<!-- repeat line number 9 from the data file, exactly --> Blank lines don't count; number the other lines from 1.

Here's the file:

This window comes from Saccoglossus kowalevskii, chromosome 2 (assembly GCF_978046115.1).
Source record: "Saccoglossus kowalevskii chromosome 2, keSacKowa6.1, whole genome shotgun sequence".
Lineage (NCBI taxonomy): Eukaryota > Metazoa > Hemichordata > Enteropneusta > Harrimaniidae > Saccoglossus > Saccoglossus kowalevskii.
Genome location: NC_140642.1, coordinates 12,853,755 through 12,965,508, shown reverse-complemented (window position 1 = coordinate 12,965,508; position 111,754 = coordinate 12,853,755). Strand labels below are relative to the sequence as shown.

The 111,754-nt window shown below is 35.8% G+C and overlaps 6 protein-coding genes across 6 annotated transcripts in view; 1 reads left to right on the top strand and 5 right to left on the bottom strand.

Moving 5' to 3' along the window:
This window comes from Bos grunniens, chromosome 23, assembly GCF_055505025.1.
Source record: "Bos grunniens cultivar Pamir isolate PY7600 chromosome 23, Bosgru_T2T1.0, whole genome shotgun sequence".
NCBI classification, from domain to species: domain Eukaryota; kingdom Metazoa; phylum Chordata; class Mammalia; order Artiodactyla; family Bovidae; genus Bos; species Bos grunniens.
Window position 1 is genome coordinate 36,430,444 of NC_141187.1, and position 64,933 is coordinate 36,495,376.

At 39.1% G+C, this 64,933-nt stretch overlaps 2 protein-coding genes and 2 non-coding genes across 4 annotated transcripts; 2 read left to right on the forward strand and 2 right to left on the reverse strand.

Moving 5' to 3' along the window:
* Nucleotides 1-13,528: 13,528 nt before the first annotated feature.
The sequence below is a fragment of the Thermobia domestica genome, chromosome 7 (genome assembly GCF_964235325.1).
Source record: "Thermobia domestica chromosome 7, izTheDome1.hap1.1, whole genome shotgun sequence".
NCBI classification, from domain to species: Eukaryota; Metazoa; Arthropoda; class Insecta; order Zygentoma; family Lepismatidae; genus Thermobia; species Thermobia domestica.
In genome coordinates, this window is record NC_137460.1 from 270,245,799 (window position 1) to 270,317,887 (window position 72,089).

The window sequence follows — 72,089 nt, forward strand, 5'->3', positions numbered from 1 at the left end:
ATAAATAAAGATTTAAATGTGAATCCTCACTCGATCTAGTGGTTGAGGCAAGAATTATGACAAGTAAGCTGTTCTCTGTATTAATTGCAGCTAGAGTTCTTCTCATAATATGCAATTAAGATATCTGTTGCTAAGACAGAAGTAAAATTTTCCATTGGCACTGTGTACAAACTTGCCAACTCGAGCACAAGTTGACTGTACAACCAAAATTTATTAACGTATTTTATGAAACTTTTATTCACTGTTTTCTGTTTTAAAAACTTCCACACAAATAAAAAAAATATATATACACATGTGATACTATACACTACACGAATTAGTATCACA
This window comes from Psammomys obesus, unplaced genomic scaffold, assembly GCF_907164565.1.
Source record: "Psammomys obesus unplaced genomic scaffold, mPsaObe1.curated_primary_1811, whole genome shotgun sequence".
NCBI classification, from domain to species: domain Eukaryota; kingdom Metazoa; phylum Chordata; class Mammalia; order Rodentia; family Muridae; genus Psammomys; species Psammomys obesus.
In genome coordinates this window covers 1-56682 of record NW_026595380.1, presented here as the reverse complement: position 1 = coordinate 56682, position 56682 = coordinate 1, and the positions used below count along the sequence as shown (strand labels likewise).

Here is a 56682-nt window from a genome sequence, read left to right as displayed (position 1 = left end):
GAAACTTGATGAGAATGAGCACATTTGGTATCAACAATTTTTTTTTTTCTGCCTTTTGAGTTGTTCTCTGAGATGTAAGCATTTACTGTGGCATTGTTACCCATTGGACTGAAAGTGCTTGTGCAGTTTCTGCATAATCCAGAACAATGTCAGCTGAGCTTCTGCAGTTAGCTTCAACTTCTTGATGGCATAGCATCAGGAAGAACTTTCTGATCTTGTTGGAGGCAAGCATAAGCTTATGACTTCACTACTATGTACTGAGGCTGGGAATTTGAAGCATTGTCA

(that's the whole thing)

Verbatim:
NCBI classification, from domain to species: domain Eukaryota; kingdom Metazoa; phylum Chordata; class Mammalia; order Artiodactyla; family Bovidae; genus Bos; species Bos grunniens.